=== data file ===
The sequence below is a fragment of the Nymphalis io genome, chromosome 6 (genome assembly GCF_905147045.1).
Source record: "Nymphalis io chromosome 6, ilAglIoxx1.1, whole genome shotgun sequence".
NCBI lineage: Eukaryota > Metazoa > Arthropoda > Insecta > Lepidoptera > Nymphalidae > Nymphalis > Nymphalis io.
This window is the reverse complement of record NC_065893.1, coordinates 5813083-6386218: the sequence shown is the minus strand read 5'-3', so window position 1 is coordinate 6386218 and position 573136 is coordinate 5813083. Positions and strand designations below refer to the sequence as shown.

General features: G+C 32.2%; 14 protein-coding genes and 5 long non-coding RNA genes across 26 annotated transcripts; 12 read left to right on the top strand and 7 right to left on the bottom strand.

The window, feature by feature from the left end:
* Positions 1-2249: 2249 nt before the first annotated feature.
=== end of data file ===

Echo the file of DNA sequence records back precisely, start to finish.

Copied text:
The sequence below is a fragment of the Nymphalis io genome, chromosome 6 (genome assembly GCF_905147045.1).
Source record: "Nymphalis io chromosome 6, ilAglIoxx1.1, whole genome shotgun sequence".
NCBI lineage: Eukaryota > Metazoa > Arthropoda > Insecta > Lepidoptera > Nymphalidae > Nymphalis > Nymphalis io.
This window is the reverse complement of record NC_065893.1, coordinates 5813083-6386218: the sequence shown is the minus strand read 5'-3', so window position 1 is coordinate 6386218 and position 573136 is coordinate 5813083. Positions and strand designations below refer to the sequence as shown.

General features: G+C 32.2%; 14 protein-coding genes and 5 long non-coding RNA genes across 26 annotated transcripts; 12 read left to right on the top strand and 7 right to left on the bottom strand.

The window, feature by feature from the left end:
* Positions 1-2249: 2249 nt before the first annotated feature.